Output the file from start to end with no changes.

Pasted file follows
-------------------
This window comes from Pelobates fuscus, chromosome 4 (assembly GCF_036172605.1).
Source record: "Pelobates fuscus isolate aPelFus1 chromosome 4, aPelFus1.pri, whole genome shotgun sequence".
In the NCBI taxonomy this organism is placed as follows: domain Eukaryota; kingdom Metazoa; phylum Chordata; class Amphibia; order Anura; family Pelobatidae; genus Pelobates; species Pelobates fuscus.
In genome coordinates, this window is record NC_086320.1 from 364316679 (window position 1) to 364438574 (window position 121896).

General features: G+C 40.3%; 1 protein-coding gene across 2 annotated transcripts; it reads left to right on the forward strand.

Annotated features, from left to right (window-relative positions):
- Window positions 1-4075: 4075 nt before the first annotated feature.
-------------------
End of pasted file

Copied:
This window comes from Pelobates fuscus, chromosome 4 (assembly GCF_036172605.1).
Source record: "Pelobates fuscus isolate aPelFus1 chromosome 4, aPelFus1.pri, whole genome shotgun sequence".
In the NCBI taxonomy this organism is placed as follows: domain Eukaryota; kingdom Metazoa; phylum Chordata; class Amphibia; order Anura; family Pelobatidae; genus Pelobates; species Pelobates fuscus.
In genome coordinates, this window is record NC_086320.1 from 364316679 (window position 1) to 364438574 (window position 121896).

General features: G+C 40.3%; 1 protein-coding gene across 2 annotated transcripts; it reads left to right on the forward strand.

Annotated features, from left to right (window-relative positions):
- Window positions 1-4075: 4075 nt before the first annotated feature.